For a while, rumors have been circulating about the demise of the traditional cafe racer. With scramblers and flat trackers dominating the scene, the low-and-sleek genre has been taking a back seat.
But like a venerable art rock band, the cafe racer is hanging in there. Interest is still high—so high that manufacturers are entering the fray.
So let’s take a very close look at the R nineT Racer—BMW’s factory cafe, and one of three new models based on the R nineT platform. The other two—the Pure and the yet-to-be-released Urban G/S—are styled as a bare-bones roadster and a retro adventure bike, respectively. The Racer is a vintage speed machine through and through.
All three share the same platform as the R nineT Scrambler—a Euro4 compliant, 1,170 cc / 110 hp air- and oil-cooled boxer packed into a tubular steel frame. They also share the same steel fuel tank, the same suspension (fettled according to model), and the same alloy, five-spoke wheels.
On the R nineT Racer, those wheels are a 3.5 x 17” up front, and a 5.5 x 17” out back. Plus it gets a host of café racer-focused mods: clip-ons, rear sets, a sleek nose fairing and a neat little tail hump. With a silhouette that screams 70s steeze, it’s pure two-wheeled nostalgia; the throwback to end all throwbacks.
Think of it as a production version of the Roland Sands-built Concept 90, for those of us who can’t afford a completely bespoke machine. Or, if you prefer, a homage to the legendary R90S, as piloted by Reg Pridmore and Steve MacLaughlin (which the Concept 90 was inspired by).
To nail the look, BMW used a mix of existing R nineT parts and new bits. “The Racer was totally inspired by the Concept 90, for sure,” says BMW Motorrad’s Creative Director of Heritage, Ola Stenegärd. “But we didn’t want to invent a lot of new parts, unless absolutely necessary.”
The tailpiece and headlight are borrowed from the R nineT Roadster, but the plastic nose fairing is a completely new piece. “We tried to work as close to the Concept 90 as production would allow,” says Ola.
Then there’s that livery—a coat of glossy white accented with BMW’s classic motorsport colors. It works so well, that the fact that BMW never actually raced these colors in the 70s (they only introduced them later on) is irrelevant.
“We wanted the bike to clearly carry a flavor of our racing genes in the company—and these colors really do exactly that,” explains Ola. “A Daytona Orange or Smoke Grey would also look super… so I think we have to look closely at this option for the future!”
So as a styling exercise, it scores a perfect ten. But is it any good on the road?
To find out, I reached out to BMW the second the R nineT Racer hit showrooms. A few days later, I picked up a barely ridden-in unit from BMW Donford Motorrad Cape Town, with two days to put it through its paces.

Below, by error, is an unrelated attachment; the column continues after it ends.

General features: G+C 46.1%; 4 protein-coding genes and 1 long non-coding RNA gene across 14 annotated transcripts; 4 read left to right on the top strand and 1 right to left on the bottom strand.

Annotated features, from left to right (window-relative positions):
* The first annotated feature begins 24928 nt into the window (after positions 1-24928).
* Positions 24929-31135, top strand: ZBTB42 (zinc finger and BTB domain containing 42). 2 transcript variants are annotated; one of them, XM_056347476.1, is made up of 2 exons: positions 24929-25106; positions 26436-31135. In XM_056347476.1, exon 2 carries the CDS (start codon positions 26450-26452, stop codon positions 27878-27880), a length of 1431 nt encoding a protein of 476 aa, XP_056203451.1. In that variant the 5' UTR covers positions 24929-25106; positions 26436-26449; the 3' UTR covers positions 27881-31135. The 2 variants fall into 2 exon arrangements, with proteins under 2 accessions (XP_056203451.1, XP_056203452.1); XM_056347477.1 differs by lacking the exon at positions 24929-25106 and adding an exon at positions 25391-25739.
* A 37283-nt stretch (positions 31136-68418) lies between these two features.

If you think this Beemer’s pretty in photos, wait until you lay your naked eyes on it. It is, in a word, exquisite. (I know, I’ve already waffled on about the looks, but just indulge me for a few more lines.)
It’s really down to the quality of finishes. BMW have covered all their bases, right down to finishing the frame in silver (rather than the traditional black). And though the fairing is plastic, it doesn’t feel dinky at all, and the frame-mounted bracket is very well thought-out. You’ll also notice the mirror stems mount to the frame, not the fairing itself—so they can be removed with no visible scarring.
Tucked in behind the fairing is a set of dual dials—the same analogue/digital combo speedo as the Scrambler on the left, with a tacho on the right that has its own digital readout. Between the two you get the usual odo features, a gear position indicator, and things like voltage and engine temperature. Oddly, there’s no fuel gauge.
The fender brace and top triple clamp are forged aluminum items, and the rear-sets were designed specifically for the Racer. “We decided to go with a unique handlebar setup and foot peg position,” says Ola, “to really get a solid ergonomic, that would reflect the low slung café racer look we were striving for.”
In keeping with that vibe, BMW have made the R nineT Racer a solo affair. There’s no passenger accommodation out the box, but if you’re willing to spring for the parts you can replace the hump with a seat, and fit the subframe braces that hold the passenger pegs.
When I was finally done admiring the Racer, it was time to fire it up and hit the streets of Cape Town. Swinging a leg over it immediately brought my back down to earth—literally. As intended, the Racer is low, and the riding position extreme; my six-foot frame was stretched out over the tank, with my feet kicked back into unfamiliar territory.